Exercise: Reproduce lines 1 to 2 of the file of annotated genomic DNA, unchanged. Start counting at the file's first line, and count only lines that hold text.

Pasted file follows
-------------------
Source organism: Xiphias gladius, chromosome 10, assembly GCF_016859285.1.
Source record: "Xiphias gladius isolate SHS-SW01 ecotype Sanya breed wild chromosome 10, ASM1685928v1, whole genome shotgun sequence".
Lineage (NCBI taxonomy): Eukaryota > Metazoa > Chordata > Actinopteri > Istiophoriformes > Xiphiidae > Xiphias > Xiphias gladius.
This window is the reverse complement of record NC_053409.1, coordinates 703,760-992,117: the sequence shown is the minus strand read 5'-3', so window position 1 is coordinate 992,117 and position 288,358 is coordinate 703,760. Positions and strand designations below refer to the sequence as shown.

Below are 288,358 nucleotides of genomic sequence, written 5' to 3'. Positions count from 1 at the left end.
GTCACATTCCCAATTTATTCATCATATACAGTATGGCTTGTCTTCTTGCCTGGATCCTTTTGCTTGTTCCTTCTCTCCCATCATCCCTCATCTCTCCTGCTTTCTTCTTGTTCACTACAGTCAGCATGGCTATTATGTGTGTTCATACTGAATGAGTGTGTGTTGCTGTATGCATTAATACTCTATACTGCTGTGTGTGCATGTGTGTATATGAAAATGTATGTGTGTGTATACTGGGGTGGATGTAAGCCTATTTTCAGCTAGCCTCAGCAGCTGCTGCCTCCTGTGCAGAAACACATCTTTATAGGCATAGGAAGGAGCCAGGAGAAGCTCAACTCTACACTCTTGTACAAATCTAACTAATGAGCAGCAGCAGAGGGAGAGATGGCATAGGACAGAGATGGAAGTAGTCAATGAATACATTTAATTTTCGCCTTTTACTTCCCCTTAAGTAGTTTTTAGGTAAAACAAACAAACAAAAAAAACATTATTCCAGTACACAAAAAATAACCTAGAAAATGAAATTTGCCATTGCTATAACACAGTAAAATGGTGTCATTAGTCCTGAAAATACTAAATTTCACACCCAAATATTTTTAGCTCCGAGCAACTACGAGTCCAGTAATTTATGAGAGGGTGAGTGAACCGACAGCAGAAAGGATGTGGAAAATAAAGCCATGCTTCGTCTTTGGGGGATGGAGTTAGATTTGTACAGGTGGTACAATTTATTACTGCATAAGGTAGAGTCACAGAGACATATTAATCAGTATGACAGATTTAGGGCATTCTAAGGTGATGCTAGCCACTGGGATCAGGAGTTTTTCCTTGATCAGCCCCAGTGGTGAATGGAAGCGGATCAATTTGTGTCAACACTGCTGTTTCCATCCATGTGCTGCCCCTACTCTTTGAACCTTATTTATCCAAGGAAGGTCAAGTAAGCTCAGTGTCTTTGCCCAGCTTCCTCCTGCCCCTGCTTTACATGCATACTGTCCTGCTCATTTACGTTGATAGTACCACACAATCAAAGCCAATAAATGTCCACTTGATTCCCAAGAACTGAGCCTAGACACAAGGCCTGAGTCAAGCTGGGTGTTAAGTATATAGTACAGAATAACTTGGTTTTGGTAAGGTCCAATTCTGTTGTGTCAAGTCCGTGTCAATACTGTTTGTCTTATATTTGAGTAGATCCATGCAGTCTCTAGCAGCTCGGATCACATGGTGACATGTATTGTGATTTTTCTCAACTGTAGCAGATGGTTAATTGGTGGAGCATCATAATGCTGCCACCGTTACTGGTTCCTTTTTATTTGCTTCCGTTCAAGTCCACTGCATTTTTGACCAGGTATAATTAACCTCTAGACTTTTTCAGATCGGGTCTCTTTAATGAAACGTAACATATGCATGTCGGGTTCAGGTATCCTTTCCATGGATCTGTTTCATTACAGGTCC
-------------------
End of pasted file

Source organism: Xiphias gladius, chromosome 10, assembly GCF_016859285.1.
Source record: "Xiphias gladius isolate SHS-SW01 ecotype Sanya breed wild chromosome 10, ASM1685928v1, whole genome shotgun sequence".